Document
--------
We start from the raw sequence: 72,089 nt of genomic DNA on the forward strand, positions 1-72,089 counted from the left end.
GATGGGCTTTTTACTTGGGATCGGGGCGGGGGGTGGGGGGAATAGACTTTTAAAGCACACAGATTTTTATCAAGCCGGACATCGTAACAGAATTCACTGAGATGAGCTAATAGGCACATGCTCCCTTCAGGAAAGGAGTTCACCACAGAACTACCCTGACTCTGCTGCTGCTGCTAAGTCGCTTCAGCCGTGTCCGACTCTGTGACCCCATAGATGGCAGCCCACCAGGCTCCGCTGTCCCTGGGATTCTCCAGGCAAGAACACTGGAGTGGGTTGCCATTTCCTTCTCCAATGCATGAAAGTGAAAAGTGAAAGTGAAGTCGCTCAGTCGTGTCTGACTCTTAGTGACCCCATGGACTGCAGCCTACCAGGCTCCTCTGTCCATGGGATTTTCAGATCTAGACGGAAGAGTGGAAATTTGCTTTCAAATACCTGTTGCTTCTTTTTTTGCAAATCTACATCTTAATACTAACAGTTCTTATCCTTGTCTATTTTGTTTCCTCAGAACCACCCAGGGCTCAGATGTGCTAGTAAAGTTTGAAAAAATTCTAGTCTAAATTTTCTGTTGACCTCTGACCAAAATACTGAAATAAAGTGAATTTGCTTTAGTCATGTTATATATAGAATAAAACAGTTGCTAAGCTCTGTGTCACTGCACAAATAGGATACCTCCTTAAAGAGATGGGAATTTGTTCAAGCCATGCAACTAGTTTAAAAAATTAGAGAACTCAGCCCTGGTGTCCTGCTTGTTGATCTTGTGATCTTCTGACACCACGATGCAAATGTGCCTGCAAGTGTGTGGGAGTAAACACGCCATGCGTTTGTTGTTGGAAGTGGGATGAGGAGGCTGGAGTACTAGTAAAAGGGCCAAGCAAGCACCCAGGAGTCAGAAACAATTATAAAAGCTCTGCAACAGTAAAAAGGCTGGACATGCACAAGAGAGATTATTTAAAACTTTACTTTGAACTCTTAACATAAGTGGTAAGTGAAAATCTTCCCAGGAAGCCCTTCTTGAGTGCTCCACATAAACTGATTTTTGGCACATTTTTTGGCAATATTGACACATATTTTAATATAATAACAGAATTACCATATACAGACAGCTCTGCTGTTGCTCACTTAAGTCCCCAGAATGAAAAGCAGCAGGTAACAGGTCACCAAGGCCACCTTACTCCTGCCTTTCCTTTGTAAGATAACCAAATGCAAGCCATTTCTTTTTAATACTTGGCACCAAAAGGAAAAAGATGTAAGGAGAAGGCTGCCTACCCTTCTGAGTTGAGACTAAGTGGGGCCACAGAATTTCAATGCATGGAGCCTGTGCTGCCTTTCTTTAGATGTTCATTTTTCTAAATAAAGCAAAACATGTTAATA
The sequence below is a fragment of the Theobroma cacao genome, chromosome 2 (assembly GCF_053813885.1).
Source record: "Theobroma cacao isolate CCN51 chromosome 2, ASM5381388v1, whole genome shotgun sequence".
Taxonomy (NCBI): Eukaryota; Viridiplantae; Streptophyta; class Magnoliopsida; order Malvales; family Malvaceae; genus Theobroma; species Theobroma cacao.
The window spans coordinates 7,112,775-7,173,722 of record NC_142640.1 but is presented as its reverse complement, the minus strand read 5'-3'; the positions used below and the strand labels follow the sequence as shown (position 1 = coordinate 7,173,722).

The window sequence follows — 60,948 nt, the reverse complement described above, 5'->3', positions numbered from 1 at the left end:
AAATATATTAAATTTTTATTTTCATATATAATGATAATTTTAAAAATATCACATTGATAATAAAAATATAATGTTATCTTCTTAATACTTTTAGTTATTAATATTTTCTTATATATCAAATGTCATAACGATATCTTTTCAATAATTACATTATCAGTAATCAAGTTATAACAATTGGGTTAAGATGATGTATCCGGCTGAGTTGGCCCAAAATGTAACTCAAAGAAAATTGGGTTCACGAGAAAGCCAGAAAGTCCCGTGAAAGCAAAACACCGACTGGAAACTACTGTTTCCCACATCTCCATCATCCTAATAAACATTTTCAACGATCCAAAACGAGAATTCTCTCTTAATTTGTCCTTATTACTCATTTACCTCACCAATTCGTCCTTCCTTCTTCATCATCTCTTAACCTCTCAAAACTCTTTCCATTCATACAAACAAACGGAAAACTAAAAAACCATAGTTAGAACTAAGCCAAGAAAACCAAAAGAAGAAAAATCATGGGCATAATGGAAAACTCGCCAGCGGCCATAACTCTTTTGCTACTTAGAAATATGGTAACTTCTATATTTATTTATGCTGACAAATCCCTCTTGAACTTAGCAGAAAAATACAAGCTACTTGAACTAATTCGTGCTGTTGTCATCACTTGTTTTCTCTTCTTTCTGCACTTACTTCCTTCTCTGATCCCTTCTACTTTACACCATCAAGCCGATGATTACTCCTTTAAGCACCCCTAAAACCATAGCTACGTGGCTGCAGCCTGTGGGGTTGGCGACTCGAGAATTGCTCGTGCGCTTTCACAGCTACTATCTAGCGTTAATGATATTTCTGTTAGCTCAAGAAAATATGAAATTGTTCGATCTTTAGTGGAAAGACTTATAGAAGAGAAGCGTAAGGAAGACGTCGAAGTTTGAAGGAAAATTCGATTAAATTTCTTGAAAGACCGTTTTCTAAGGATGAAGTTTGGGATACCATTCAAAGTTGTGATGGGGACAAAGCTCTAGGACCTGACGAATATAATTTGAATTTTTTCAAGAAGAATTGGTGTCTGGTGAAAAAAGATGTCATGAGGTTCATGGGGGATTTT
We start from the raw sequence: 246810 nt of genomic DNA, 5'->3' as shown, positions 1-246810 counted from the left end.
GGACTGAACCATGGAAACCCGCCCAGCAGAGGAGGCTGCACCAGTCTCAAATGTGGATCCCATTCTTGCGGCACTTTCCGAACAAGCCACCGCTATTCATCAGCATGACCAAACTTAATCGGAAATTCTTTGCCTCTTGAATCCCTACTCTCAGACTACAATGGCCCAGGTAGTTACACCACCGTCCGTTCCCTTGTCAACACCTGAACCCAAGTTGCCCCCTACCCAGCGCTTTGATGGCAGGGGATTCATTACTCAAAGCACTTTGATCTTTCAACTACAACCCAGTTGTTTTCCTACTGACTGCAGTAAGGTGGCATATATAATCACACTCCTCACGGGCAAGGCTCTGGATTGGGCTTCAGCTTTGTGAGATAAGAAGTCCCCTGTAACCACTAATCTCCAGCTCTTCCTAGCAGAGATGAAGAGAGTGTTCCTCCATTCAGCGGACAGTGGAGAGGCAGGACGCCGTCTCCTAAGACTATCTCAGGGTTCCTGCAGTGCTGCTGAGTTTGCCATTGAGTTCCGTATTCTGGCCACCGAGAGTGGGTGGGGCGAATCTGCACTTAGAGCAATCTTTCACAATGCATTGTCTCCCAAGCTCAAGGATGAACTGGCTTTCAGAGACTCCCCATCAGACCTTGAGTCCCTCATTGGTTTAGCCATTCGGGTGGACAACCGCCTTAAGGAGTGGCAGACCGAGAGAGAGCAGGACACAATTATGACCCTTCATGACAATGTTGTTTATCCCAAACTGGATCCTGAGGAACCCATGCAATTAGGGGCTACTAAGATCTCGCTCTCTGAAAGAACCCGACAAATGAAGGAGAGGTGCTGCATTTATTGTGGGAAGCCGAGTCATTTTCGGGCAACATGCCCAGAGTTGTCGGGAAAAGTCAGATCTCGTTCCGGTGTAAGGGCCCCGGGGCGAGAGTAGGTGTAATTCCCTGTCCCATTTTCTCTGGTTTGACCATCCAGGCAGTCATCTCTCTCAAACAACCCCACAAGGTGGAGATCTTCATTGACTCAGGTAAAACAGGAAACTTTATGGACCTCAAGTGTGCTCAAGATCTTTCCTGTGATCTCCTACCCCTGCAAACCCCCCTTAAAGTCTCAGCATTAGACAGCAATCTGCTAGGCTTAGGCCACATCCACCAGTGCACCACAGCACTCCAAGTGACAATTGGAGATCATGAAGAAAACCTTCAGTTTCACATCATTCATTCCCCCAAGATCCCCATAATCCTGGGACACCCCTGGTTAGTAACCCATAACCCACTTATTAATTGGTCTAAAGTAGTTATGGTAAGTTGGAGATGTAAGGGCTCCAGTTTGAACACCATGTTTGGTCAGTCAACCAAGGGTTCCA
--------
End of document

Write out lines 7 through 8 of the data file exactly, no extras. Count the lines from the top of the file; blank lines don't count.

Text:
The window sequence follows — 60,948 nt, the reverse complement described above, 5'->3', positions numbered from 1 at the left end:
AAATATATTAAATTTTTATTTTCATATATAATGATAATTTTAAAAATATCACATTGATAATAAAAATATAATGTTATCTTCTTAATACTTTTAGTTATTAATATTTTCTTATATATCAAATGTCATAACGATATCTTTTCAATAATTACATTATCAGTAATCAAGTTATAACAATTGGGTTAAGATGATGTATCCGGCTGAGTTGGCCCAAAATGTAACTCAAAGAAAATTGGGTTCACGAGAAAGCCAGAAAGTCCCGTGAAAGCAAAACACCGACTGGAAACTACTGTTTCCCACATCTCCATCATCCTAATAAACATTTTCAACGATCCAAAACGAGAATTCTCTCTTAATTTGTCCTTATTACTCATTTACCTCACCAATTCGTCCTTCCTTCTTCATCATCTCTTAACCTCTCAAAACTCTTTCCATTCATACAAACAAACGGAAAACTAAAAAACCATAGTTAGAACTAAGCCAAGAAAACCAAAAGAAGAAAAATCATGGGCATAATGGAAAACTCGCCAGCGGCCATAACTCTTTTGCTACTTAGAAATATGGTAACTTCTATATTTATTTATGCTGACAAATCCCTCTTGAACTTAGCAGAAAAATACAAGCTACTTGAACTAATTCGTGCTGTTGTCATCACTTGTTTTCTCTTCTTTCTGCACTTACTTCCTTCTCTGATCCCTTCTACTTTACACCATCAAGCCGATGATTACTCCTTTAAGCACCCCTAAAACCATAGCTACGTGGCTGCAGCCTGTGGGGTTGGCGACTCGAGAATTGCTCGTGCGCTTTCACAGCTACTATCTAGCGTTAATGATATTTCTGTTAGCTCAAGAAAATATGAAATTGTTCGATCTTTAGTGGAAAGACTTATAGAAGAGAAGCGTAAGGAAGACGTCGAAGTTTGAAGGAAAATTCGATTAAATTTCTTGAAAGACCGTTTTCTAAGGATGAAGTTTGGGATACCATTCAAAGTTGTGATGGGGACAAAGCTCTAGGACCTGACGAATATAATTTGAATTTTTTCAAGAAGAATTGGTGTCTGGTGAAAAAAGATGTCATGAGGTTCATGGGGGATTTT